“There are one or two people who live in the New Forest who believe they own the New Forest roads.

“The roads are public highways and cyclists have every right to cycle along them and get fit and enjoy the New Forest.

“The event on Sunday was a non-competitive event, with riders’ start times spread out from 7.30am to 10.15am.

“As per our terms and conditions, anyone who is deemed to be racing would be disqualified.

“We ask cyclists to ride considerately and in single file where possible, although riders are legally allowed to ride two abreast.”

As well as the New Forest 100, UK Cycling Events runs the Wiggle New Forest Spring Sunday Sportive, and it is also home to the New Forest Rattler and a recent ride out with the Garmin pro team.

After an unpromising start, having to be bribed by her parents to learn to ride without stabilisers, Sarah became rather keener on cycling in her university years, and was eventually persuaded to upgrade to proper road cycling by the prospect of a shiny red Italian bike, which she promptly destroyed by trapping a pair of knickers in the rear derailleur. Sarah writes about about cycling every weekend on road.cc.

156 comments

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pwake [395 posts] 4 years ago
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"New Forest Commoners’ Defence Association"
Commoners?
The last time I visited Lyndhurst the only car dealership in the village was Ferrari/Maserati; you can't get much livestock in the back of them!! Could pull a trailer but I'm not sure whether Ferrari offer a tow hitch as an optional extra.  39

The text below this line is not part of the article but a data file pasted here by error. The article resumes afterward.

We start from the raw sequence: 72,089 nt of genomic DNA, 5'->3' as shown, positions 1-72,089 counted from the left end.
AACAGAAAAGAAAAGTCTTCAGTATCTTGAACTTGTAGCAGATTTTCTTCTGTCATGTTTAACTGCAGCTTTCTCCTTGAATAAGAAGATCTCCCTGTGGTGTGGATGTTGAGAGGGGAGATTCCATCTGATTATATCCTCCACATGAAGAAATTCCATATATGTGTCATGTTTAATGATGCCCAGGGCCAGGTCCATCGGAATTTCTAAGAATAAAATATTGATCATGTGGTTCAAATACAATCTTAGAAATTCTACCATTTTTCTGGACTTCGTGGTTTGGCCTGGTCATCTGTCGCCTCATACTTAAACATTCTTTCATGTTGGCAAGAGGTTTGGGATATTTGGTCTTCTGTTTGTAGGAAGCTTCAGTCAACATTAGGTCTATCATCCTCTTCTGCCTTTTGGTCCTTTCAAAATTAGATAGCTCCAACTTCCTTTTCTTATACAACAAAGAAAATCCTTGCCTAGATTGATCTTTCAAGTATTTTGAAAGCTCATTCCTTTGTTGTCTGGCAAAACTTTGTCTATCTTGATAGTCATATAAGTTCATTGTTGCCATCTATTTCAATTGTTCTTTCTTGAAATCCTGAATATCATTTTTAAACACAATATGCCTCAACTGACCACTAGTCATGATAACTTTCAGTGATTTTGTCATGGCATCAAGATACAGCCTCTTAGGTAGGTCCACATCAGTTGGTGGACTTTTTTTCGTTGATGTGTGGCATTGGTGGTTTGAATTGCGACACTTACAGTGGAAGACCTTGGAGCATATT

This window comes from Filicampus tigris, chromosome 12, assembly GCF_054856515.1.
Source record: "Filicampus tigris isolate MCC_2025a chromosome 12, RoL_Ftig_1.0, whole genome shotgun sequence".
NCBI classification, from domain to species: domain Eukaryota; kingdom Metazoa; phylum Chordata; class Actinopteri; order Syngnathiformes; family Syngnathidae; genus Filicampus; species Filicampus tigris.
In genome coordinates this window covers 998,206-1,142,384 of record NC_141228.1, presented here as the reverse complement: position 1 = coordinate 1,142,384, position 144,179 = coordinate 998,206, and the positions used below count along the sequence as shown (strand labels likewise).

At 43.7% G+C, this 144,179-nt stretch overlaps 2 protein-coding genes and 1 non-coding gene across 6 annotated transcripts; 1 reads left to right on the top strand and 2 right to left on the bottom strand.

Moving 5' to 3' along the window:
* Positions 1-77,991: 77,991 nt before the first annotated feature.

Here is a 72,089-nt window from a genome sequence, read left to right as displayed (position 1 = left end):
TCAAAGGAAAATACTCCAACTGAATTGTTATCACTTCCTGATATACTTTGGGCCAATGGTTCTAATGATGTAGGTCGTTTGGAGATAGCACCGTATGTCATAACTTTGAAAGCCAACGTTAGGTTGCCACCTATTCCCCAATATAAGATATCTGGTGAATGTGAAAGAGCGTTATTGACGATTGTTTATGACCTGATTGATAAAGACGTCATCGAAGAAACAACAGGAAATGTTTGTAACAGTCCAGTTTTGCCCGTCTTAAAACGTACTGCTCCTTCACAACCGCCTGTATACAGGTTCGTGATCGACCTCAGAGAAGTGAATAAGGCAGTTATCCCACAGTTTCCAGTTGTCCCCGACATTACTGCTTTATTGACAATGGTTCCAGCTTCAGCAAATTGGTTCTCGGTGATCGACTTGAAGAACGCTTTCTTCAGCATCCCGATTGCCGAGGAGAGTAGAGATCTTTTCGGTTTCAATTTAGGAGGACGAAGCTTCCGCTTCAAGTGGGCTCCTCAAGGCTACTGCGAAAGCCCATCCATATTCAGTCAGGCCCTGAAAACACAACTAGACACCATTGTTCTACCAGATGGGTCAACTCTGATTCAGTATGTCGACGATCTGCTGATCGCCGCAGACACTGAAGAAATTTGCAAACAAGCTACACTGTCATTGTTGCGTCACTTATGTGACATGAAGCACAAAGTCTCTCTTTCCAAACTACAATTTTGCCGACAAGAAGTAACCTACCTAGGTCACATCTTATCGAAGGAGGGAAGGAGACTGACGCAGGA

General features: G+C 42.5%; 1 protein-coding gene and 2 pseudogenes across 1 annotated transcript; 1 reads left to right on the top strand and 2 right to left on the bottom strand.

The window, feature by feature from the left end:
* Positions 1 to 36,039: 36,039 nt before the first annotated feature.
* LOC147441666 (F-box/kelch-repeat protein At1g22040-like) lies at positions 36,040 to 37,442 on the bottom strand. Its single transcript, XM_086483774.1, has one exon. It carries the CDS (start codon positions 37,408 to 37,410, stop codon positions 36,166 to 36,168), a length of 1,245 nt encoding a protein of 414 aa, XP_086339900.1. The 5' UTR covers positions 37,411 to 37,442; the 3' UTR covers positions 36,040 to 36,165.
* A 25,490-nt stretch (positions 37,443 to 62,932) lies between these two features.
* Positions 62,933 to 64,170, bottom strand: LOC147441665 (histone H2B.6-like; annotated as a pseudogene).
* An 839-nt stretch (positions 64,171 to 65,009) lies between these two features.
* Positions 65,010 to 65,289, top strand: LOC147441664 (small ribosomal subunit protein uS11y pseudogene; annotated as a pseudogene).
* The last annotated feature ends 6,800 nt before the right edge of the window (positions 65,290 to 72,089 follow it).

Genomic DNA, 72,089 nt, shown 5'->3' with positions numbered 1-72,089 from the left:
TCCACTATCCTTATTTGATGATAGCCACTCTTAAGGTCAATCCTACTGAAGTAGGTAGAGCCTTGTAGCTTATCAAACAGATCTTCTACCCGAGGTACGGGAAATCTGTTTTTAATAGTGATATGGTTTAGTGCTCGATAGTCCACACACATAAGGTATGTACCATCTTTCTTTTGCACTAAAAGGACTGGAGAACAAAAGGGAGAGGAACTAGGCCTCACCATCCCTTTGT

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JohnS [198 posts] 4 years ago
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I suggest an emergency bulk order of Highway Codes be despatched to Brockenhurst immediately.

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WolfieSmith [1329 posts] 4 years ago
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The problem with The Highway Code is that riding two abreast is permissible 'on quiet roads'. Last updated in 1950 when such a thing as a 'quiet road' existed in the UK.

As a club we protect our right to ride alongside each other - and also single out for drivers as quickly as we can. It seems to work with most motorists apart from the 5% morons. They won't be happy until they get the road to themselves - but you can't please everyone!

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Chuffy [201 posts] 4 years ago
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Hmmmmm. We were in the Forest on the Gridiron (basically a 100k audax) last weekend. The livestock are completely relaxed about traffic of all kinds, including cyclists. Anyone who says otherwise is lying to try and make a cheap point. Presumably Dr Ferris and his ilk are equally frustrated with the animals, which have absolute right of way and aren't afraid to exercise it?

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Chuffy [201 posts] 4 years ago
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If the poor driving we saw (and one very naughty man will be getting a visit from Plod after being reported by a whole load of people, including a medic attending a crash) was because there were events on successive weekends perhaps these selfish tossers should consider and handing in their car keys and taking anger management classes before someone is killed?